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A Beginner’s Guide to Telegram, the High-Security Messaging Service Biting at the Heels of WhatsApp

Alyssa Bereznak

A Beginner’s Guide to Telegram, the High-Security Messaging Service Biting at the Heels of WhatsApp

GIF courtesy of TechCrunch

Telegram, a hot messaging service from Russia, is sneaking its way up the charts of free messaging apps, following the massively huge WhatsApp. This new app focuses on security, with completely private, safe and self-destructing messages.

At first glance, you might think it’s just a carbon copy of WhatsApp, whose 50-employee Cristal-sippin’ company was recently bought by Facebook in a $19 billion deal. Telegram has the same cutesy doodles in the background of your conversation; the same double checkmarks next to each message to show that it has been sent and received; and the ability to share locations, photos and documents. But what it lacks in unique design, it makes up for in its security measures.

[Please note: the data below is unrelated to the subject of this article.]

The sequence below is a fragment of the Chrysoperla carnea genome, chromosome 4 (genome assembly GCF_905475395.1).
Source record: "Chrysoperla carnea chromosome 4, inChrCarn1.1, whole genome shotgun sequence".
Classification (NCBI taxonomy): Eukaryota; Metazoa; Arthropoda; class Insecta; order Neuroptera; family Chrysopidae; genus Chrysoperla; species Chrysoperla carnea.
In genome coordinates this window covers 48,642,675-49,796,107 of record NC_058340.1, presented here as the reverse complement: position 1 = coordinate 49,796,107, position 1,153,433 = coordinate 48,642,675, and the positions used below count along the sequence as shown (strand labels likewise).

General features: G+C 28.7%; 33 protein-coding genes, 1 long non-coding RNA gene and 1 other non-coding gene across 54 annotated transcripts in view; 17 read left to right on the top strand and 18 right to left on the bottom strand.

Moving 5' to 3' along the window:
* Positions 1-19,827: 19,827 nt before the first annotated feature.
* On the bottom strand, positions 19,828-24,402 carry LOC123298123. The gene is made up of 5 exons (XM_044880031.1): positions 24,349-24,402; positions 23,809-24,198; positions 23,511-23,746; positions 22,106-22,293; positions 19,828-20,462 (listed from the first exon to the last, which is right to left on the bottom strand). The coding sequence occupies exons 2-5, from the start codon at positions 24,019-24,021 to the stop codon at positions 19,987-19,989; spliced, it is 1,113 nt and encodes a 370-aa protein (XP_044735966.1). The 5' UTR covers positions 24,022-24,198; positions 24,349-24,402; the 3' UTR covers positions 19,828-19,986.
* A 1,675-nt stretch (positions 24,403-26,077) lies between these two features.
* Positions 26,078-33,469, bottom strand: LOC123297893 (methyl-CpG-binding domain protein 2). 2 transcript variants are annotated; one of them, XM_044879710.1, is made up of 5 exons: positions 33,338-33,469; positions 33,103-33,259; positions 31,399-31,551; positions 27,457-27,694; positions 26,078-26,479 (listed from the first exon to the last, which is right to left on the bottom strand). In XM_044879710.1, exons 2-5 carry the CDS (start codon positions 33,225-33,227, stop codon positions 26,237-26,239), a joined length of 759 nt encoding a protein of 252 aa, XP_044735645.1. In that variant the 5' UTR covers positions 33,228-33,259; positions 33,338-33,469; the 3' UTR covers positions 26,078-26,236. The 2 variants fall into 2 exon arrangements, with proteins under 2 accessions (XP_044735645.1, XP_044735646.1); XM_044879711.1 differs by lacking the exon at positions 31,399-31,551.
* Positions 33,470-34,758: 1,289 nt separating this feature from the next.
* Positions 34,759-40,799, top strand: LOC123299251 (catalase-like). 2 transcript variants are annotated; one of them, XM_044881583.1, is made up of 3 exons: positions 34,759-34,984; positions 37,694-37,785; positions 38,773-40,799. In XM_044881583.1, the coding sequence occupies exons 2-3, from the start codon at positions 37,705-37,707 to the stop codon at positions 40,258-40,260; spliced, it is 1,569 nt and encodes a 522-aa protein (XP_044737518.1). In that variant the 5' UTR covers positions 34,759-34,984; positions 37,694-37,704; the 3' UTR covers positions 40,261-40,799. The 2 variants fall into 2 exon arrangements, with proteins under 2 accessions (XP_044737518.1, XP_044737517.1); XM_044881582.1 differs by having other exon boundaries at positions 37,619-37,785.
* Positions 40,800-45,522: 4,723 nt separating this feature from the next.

Users have the option to start a new “Secret Chat,” a special type of conversation in which all devices involved exchange encryption keys. It’s meant to fend off anyone attempting to eavesdrop on a chat (it stops man-in-the-middle attacks). The main difference between Secret Chats and regular Telegram chats are that Secret Chats are not saved to the cloud.  

The security doesn’t stop there. For each chat, you can set a self-destructing time limit (à la Snapchat) to ensure that your communication — whether it be a sext, a shady business deal or some intensely confidential gossip about your boss — disappears within a few seconds, a few minutes, an hour, a day or a week.

The app was built by the Durov brothers, the men behind VKontakte, (aka VK), the Facebook of Russia. “The No. 1 reason for me to support and help launch Telegram was to build a means of communication that can’t be accessed by the Russian security agencies,” Pavel Durov told TechCrunch this week. The two even have a $200,000 bounty out for anyone who can crack the app’s security measures. So far, no one has.